Like many people, I have paper problems. Paper that I do not want but cannot throw away for security reasons accumulates to the point where there’s too much to easily shred, and on top of that Coco hates my shredder. I kid you not:
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So, my default pattern has been to simply fill boxes and empty dog food bags with the unwanted, unshredded paper and let it accumulate. Silly me; I figured I’d “get around to shredding it one of these days.”
Riiiight.
Not surprisingly, in the past eight years, “one of these days” just never seemed to come around. The accumulation of unwanted paper had become unbearable, just in my way. Paper has a way of making you feel trapped. Cornered.
A lot of it is simply junk mail. I get a lot of junk mail — especially the kind I don’t feel comfortable throwing in the trash.
I’m not alone. Junk mail is a
national problem of vast proportions:

The amount of paper junk mail sent each year in the USA is staggering — some 4 million tons, nearly half of which is never opened. Even if you recycle there are still enormous environmental costs in terms of ink, energy to produce deliver and recycle the paper, recycling inefficiencies and loss of virgin forest to create the high quality glossy paper much junk mail uses.

I haven’t fact-checked these claims, here’s one that’s even scarier:

AMERICANS RECEIVE 77 BILLION PIECES OF JUNK MAIL ANNUALLY or THE AVERAGE AMERICAN WILL SPEND EIGHT MONTHS OF THEIR LIFE HANDLING JUNK MAIL.

You’d think the junk mailers would compensate people for their time, wouldn’t you?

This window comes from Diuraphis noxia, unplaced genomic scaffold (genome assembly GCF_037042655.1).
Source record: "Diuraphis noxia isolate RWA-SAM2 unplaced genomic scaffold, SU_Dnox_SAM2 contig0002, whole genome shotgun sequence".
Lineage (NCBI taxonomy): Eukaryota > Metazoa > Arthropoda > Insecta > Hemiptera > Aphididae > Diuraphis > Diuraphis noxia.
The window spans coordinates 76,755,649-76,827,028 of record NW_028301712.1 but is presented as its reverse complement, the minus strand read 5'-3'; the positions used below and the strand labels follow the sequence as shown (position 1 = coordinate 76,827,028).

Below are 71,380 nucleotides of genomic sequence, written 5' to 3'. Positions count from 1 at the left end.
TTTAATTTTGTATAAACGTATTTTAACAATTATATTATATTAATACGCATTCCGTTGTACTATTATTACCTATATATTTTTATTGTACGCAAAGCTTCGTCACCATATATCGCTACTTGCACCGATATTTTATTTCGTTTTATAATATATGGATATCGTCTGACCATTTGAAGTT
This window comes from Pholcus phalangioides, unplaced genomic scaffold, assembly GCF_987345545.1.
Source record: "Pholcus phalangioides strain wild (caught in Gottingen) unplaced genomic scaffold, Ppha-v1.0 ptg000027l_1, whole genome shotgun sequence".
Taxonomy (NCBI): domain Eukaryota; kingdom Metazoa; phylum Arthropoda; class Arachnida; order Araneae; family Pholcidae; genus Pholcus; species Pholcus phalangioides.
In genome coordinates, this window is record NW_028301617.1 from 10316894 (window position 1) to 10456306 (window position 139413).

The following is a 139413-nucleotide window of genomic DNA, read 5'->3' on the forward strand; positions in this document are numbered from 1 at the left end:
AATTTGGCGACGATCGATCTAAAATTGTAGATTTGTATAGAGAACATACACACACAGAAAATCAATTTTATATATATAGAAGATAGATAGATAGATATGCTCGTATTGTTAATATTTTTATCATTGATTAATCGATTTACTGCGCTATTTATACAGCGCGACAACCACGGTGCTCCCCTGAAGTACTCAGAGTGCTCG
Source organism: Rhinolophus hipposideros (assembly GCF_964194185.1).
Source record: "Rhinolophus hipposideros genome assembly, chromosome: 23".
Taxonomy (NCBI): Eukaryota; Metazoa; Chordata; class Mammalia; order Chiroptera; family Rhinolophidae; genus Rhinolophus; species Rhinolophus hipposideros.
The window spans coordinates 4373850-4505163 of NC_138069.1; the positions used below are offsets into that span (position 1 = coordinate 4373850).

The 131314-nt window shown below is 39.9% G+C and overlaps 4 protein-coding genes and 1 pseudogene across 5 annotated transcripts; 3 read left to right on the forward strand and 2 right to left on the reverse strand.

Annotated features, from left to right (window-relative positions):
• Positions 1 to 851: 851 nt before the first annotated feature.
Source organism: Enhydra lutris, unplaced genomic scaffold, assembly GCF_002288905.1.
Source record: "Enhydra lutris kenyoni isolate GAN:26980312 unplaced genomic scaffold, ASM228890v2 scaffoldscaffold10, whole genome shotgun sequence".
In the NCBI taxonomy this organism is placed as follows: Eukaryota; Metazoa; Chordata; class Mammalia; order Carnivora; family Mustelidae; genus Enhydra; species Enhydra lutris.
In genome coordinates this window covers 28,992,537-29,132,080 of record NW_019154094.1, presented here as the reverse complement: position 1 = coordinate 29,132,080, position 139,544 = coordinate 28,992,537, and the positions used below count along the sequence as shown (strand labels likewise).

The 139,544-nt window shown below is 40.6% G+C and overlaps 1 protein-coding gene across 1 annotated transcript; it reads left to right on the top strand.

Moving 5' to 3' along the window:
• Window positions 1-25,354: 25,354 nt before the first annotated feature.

Aside from the human inconvenience angle, from an environmental standpoint junk mail just plain sucks. I’m no greenie weenie (and I’m against the government getting involved), but is this really necessary?

More than 100 million trees are destroyed each year to produce junk mail….
…Creating and shipping junk mail produces more greenhouse gas emissions than 2.8 million cars…..
…About 28 billion gallons of water are wasted to produce and recycle junk each year….
…You waste about 70 hours a year dealing with junk mail.

So what are you supposed to do?
One rather bizarre project I don’t quite understand transforms junk mail into spam. Or if you’re like this enterprising young Scotsman, you can enjoy countless hours plotting retaliatory schemes against the junk mailers (link):

There’s also “How To Stop Junk Mail And Get Revenge” (link):

Fun! He argues that the more people do this, the more likely they are to stop sending unsolicited junk. Actually, I think the more people do this, the more likely the direct marketers will be to persuade Congress to make it illegal to engage in retaliatory or vexatious mailings (if they haven’t already).
Really, though. Sometimes it’s as if your mailbox has become a free-for-all commercial littering zone at your expense.
One thing that seems clear is that the Postal System isn’t about to do anything to stop it:

According to the USPS and other organizations, the Post Office receives anywhere between 50 to 80 percent of its revenue from junk mail.

So maybe it’s good for the national economy or something. I don’t know. What I do know is that it’s incredibly inconvenient.
Fortunately, today I was lucky enough to learn about NBC10’s Great Shredder Event, which was held today at Rose Tree Park in Media, PA.
I drove right in, and there they were — waiting to help:
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The shredding was done absolutely free by Iron Mountain Secure Shredding, in trucks like this one, which shredded mine:
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An Iron Mountain staffer came to my car and dumped my boxes and bags of paper into bins which were wheeled to the truck, then hoisted inside and dumped into the hopper.
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A TV monitor lets you watch the entire process:
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I had two bins full of paper, which had weighed the car down on the drive to the event. Not only did the car feel lighter, but I felt incredibly liberated on the drive back.
Just think. In the old days people got to use fire!